Double Opt-In vs. Single Opt-In

A single opt-in method is one when users must take some action to subscribe. Typically, this involves filling out an opt-in form on a website. Thus, people consciously add themselves to your list. The downside of the opt-in method is that third party persons can (and they do) subscribe others to your list.

To protect people and yourself from such malicious subscriptions, setup your signup process in the way that the subscribers receive a confirmation email as soon as they were added to the list.

A confirmation email will allow them unsubscribe immediately if there was a mistake. They can unsubscribe by replying or clicking on a link within the email, for example like this one:

You receive this email because you or someone else added your email address to our mailing list. If you would prefer not to receive this newsletter in the future, please, reply with the word Remove in the Subject line, or click on the link below:

In this case, you’re alerted immediately about a wrong subscription and can take the appropriate measures – remove the subscriber from your list.

A double opt-in subscription method adds another step a potential subscriber has to take in order to become a member of your mailing list. When the subscriber enters an email address into a sign-up form, that address is temporarily held and a follow up message is immediately sent to that address. The message includes instructions for the subscriber to take some sort of action (reply, click a link, etc…) to confirm the email address as valid and that the subscription request was intentional. Only then, after the confirmation is received, the subscriber is added to the active mailing list.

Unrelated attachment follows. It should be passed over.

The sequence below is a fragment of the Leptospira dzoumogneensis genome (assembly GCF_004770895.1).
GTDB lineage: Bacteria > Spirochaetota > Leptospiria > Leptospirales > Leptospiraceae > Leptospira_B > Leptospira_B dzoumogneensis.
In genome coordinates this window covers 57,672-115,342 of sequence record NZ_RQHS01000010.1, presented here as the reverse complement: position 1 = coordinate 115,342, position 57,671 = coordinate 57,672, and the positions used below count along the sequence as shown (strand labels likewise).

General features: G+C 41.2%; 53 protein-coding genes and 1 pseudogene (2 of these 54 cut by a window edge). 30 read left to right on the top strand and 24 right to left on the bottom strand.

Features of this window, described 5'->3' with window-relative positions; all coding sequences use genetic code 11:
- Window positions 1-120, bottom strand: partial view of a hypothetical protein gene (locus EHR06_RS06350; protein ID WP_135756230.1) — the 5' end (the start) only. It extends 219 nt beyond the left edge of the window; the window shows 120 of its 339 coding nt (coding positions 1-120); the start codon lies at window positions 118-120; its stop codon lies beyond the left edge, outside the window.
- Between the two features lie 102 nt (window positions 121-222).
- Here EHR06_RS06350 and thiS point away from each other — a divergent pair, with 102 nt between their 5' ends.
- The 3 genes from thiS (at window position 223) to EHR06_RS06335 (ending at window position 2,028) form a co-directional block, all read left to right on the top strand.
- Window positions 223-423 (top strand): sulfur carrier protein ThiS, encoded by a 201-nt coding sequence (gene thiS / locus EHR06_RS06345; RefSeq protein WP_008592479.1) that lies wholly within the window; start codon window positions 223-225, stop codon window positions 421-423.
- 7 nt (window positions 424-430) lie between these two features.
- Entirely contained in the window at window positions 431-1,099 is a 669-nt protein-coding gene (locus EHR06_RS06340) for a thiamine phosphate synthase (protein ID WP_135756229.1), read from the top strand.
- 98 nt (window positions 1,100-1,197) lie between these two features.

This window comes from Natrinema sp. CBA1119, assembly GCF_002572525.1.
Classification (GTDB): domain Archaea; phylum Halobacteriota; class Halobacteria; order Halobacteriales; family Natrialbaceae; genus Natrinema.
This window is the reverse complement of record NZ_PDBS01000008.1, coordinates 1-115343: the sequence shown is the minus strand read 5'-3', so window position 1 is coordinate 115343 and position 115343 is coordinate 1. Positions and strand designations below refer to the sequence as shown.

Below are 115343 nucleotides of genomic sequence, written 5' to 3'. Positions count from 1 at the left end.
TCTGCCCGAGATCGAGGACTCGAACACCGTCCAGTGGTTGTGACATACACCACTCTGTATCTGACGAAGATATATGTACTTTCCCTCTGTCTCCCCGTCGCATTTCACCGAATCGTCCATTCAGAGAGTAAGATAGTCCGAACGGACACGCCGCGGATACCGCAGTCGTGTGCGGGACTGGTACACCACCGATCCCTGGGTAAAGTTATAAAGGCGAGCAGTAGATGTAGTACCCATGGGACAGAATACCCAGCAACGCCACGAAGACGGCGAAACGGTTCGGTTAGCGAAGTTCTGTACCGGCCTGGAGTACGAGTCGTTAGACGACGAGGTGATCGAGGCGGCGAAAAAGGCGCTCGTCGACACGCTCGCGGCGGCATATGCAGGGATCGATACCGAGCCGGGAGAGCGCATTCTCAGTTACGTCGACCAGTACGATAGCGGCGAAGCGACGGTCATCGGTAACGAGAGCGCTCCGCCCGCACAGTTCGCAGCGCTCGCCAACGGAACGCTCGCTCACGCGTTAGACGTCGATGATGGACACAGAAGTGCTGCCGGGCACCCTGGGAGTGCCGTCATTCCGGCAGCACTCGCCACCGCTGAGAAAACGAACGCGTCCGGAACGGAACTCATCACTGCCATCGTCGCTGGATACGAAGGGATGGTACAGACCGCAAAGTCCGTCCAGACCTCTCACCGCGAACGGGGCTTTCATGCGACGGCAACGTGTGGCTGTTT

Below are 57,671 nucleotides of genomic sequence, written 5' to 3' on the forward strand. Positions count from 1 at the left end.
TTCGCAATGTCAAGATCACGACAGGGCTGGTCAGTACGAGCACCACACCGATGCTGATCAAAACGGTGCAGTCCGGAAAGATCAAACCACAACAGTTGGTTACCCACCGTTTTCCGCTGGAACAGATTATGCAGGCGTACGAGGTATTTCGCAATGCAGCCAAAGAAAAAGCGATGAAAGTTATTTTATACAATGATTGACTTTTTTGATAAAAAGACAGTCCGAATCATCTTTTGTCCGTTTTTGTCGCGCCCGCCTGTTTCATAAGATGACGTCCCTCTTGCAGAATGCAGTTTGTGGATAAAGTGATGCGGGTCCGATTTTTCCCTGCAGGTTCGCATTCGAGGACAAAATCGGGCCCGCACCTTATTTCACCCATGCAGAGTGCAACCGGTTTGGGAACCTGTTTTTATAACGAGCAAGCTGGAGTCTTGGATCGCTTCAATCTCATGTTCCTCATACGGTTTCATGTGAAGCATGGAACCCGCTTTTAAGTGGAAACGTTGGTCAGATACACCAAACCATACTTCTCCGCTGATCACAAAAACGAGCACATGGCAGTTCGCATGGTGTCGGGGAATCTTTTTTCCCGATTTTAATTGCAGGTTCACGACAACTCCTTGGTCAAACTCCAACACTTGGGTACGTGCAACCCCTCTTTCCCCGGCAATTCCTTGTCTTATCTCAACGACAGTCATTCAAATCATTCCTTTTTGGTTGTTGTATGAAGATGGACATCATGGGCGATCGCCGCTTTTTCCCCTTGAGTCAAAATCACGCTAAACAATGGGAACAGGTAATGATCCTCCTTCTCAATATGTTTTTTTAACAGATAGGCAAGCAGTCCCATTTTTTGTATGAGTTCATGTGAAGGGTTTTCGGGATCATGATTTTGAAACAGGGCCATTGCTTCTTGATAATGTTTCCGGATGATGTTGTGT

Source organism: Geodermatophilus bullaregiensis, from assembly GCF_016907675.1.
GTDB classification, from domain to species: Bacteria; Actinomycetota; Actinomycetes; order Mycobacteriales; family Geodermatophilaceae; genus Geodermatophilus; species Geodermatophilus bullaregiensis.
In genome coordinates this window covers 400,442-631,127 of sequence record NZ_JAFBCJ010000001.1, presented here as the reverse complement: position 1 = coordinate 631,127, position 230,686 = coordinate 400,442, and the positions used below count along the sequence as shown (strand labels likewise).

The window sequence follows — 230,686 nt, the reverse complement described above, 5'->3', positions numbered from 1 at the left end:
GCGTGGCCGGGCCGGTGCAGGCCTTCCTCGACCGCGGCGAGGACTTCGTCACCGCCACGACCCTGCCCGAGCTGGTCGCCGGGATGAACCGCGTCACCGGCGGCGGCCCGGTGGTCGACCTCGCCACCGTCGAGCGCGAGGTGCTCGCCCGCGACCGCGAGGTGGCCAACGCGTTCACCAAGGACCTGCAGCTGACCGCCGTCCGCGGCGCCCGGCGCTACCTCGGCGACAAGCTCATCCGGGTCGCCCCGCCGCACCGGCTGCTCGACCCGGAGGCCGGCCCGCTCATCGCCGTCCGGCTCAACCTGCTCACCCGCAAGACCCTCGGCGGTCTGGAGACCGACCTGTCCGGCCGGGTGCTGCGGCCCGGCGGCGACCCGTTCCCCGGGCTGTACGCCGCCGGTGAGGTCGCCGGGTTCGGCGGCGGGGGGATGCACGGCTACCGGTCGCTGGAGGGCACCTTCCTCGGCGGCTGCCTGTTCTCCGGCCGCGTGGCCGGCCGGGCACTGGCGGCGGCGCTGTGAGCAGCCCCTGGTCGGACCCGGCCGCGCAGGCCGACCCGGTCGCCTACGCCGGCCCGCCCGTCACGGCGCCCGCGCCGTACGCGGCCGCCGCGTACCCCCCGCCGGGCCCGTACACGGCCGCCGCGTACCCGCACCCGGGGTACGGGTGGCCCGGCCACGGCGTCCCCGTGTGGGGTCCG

A double opt-in method has a couple of advantages over a single opt-in process:

  • Protects against erroneous subscriptions. People can misspell the email addresses and simple misspellings may cause email messages to be sent to invalid email addresses or to a completely unintended addresses.
  • Protects against malicious subscriptions. It’s a shabby tactic but it is often practiced in the Internet. Someone can subscribe a third party person to as many mailing lists as possible, sending them a mountain of email. This creates a terrible headache for the victim and the sender because your newsletters turn into pure spam for those people.
  • Protects against anti-spam legislation. A double opt-in method allows you withstand any spam complaints that may come up. A double opt-in is considered by mail administrators as the most privacy conscious way of handling the subscriptions. And confirmation logs protect against anti-spam legislation by proving the recipient’s consent to get emails.

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